Updated: Jan 16, 2019
Our personal food choices not only have an impact on our bodies but also our environment. The decision about whether to eat meat is a big one and is can have significant impacts on the environment. Many areas are impacted by factory-farmed beef consumption.
Cattle require huge amounts of water every day. Giving up one pound of beef a year could save more water is you stopped showering for 6 months! Corn fed-cattle also impact the environment because each bushel of corn they eat has been treated with about 1.2 gallons of oil based fertilizers. Each cow consumes about 25 pounds of corn per day, which translates into a lot of fossil fuel energy. Cattle also need land for grazing. About 70% of the lands in western national forests are used for grazing and although the US is the world's largest producer of beef, worldwide demand for beef has caused massive deforestation in other parts of the world. Between 2000 and 2006 Brazil lost about 150.000 square kilometers (232,000 square miles) of forest and area larger than Greece - and since 1970 about 600,000 square kilometers of of Amazon rain forest have been destroyed. The leading cause of deforestation in the Brazilian amazon is cattle ranching.
But you don't have to eat a strict vegan diet to eat environmentally friendly. Get to know where your meat comes from by making friends with your local farmers and ranchers or look online to find better sources than what's available at your local story. Look for meat that is grass-fed, certified organic and local, whenever possible. Think about reducing the amount of meat in your diet and therefore lessening your overall environmental footprint.
In What the Heck Should I Eat by Mark Hyman, it says, " Red meat contains various types of fat - not only saturated fat, but also omega-6 from feedlot cows and omega-3 from grass-fed cows. Most of the meat consumed in America and other developed countries sadly, come from factory farms, where animals are subjected to cruel, unsanitary and often unimaginable conditions which contribute to climate change, pollute the environment and in some cases, abuse the workers. We should do all we can to avoid propping up this industry. But the does not negate the fact that the right meat - can - and should be an essential part of the average American's diet. There are valid personal, spiritual, ethical and environmental reasons for not eating meat. These, however, are not good scientific or health reasons to avoid good-quality, organic, grass-fed, sustainably raised meat in the context of an overall healthy diet."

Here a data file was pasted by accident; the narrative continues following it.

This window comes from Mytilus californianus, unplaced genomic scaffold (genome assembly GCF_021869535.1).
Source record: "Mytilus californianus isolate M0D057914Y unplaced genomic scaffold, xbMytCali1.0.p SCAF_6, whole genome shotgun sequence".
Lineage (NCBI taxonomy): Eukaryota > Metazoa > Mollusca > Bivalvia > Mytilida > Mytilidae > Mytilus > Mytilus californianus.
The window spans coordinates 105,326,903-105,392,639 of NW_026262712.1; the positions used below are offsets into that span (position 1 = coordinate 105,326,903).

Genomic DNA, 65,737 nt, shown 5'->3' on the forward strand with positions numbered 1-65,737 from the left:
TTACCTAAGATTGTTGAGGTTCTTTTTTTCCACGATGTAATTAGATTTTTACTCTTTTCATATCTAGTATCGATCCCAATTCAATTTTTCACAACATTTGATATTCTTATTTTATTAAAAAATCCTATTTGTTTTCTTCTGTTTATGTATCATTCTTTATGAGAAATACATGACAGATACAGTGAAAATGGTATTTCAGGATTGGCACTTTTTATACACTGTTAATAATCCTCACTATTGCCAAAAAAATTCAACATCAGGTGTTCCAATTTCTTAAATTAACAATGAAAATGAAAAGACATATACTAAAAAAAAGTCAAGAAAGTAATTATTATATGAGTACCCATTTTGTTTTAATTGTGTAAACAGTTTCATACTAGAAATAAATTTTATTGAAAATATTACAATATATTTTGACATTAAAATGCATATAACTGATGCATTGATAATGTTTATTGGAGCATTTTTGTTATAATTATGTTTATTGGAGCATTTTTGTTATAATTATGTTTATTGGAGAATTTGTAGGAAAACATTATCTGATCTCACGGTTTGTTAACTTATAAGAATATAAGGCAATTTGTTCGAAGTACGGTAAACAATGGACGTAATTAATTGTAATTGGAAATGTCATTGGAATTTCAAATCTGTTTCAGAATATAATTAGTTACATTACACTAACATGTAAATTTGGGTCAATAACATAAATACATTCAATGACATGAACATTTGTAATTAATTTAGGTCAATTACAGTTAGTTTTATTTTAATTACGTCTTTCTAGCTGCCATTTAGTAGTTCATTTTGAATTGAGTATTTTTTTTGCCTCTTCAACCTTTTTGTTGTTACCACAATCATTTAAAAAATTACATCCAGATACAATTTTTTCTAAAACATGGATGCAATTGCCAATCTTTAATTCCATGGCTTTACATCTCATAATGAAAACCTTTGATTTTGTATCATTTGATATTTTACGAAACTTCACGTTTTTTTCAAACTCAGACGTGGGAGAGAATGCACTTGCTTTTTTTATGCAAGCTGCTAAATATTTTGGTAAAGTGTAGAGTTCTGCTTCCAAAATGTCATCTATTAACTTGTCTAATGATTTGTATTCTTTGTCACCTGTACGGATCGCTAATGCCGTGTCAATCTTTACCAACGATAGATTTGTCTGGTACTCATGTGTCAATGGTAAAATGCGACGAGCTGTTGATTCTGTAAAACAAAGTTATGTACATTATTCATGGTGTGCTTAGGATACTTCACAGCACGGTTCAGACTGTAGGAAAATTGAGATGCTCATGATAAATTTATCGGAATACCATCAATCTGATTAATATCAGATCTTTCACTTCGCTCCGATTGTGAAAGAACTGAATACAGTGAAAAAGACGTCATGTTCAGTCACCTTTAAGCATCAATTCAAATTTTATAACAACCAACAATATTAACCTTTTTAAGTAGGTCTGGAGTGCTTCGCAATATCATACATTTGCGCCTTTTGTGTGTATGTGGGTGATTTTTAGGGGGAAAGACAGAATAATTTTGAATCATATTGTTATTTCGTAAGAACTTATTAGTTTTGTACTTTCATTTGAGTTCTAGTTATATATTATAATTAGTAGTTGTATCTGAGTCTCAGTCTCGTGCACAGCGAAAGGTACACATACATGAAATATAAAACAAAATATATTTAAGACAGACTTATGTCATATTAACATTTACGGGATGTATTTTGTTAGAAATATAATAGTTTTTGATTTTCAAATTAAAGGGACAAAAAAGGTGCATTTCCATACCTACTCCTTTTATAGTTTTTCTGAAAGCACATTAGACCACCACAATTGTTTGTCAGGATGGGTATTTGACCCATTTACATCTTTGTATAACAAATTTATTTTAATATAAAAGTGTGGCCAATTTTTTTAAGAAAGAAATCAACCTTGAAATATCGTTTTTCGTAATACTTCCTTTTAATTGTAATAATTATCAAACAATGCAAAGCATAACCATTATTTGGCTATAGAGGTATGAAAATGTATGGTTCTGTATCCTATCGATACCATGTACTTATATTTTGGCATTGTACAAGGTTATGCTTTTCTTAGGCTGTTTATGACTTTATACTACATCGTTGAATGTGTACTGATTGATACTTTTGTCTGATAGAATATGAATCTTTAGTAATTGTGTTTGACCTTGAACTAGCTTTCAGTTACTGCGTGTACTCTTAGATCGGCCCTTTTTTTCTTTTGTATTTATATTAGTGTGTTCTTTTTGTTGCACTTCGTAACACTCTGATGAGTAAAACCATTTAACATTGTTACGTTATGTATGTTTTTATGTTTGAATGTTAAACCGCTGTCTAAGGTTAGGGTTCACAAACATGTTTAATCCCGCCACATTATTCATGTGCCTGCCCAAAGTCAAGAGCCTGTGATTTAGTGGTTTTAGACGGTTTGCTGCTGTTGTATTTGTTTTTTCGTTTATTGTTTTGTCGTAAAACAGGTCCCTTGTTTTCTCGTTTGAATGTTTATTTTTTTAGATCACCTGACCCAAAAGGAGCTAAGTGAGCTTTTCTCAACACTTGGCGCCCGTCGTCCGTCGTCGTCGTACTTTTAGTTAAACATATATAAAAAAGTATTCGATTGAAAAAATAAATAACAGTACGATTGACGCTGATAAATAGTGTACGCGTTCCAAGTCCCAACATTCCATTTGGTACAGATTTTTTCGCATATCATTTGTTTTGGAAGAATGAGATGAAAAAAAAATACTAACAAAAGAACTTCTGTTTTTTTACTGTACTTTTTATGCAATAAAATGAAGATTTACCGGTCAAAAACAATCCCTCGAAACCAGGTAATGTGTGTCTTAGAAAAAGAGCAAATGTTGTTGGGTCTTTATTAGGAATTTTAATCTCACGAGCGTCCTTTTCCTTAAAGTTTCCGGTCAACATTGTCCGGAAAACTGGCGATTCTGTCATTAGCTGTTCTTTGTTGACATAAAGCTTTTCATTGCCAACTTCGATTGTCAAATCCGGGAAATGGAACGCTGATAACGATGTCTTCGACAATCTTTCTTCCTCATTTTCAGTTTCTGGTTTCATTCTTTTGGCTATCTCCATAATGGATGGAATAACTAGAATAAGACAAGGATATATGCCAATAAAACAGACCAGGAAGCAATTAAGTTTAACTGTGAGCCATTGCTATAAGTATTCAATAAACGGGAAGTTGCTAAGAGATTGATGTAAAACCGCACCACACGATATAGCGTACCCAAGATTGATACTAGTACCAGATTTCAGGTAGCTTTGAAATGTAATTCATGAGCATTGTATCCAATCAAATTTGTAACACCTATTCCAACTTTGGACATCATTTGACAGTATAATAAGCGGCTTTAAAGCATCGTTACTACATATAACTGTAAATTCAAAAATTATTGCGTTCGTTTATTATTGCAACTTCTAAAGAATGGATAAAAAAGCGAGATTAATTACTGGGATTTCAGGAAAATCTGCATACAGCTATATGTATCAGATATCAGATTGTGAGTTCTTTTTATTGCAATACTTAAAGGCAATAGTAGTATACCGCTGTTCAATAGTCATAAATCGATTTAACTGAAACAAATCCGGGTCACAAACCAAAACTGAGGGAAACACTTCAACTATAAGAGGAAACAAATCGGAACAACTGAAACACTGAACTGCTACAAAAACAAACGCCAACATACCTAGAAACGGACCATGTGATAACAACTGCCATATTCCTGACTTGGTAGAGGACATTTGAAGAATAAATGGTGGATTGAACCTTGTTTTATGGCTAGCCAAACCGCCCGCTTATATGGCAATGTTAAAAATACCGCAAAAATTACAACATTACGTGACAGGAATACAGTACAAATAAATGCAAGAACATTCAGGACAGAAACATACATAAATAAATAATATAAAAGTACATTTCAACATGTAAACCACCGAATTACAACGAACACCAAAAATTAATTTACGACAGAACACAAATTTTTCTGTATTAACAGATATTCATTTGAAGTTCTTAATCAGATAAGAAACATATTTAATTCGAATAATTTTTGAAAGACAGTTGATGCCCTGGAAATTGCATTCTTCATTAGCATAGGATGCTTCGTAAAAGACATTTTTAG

Here are a few options to purchase grass fed and/or local meat:
Our Harvest: Where farmers market meets online grocery. You get fresher, more nutritious food at better prices, all awhile supporting those in need in your community. At Our Harvest they take a whole animal and can trace every step in that animal’s lifecycle. It is broken down and dry aged to their specs. Their ground beef is 100% from the same animal (opposed to the ground beef you will find in conventional grocery stores, which is often comprised of many different animals, with zero traceability). Enter coupon code WENDYSWELLNESS for 25% off your first order & free delivery. https://ourharvest.com/
Long Island's Own: They offer a full line of gourmet foods tailored to your family’s lifestyle, budget and palate. Their premium, gourmet foods are the highest quality at affordable prices. And best of all, they deliver your grocery orders directly to your home. https://www.longislandsown.com/
Butcher Box: Their cattle are free to range on grassy pastures throughout their entire lives, suckling from their mothers for the first 6 to 9 months, then eating their natural diet of grass. They graze year-round, with access to shelter when needed. The health benefits of eating grass-fed, grass-finished meat are abundant. 100% grass-fed & grass-finished.Pasture-raised and free to roam. Packed with key nutrients like Omega-3s, vitamins and minerals. https://www.butcherbox.com/
Some information taken from "Integrative Nutrition" by Joshua Rosenthal.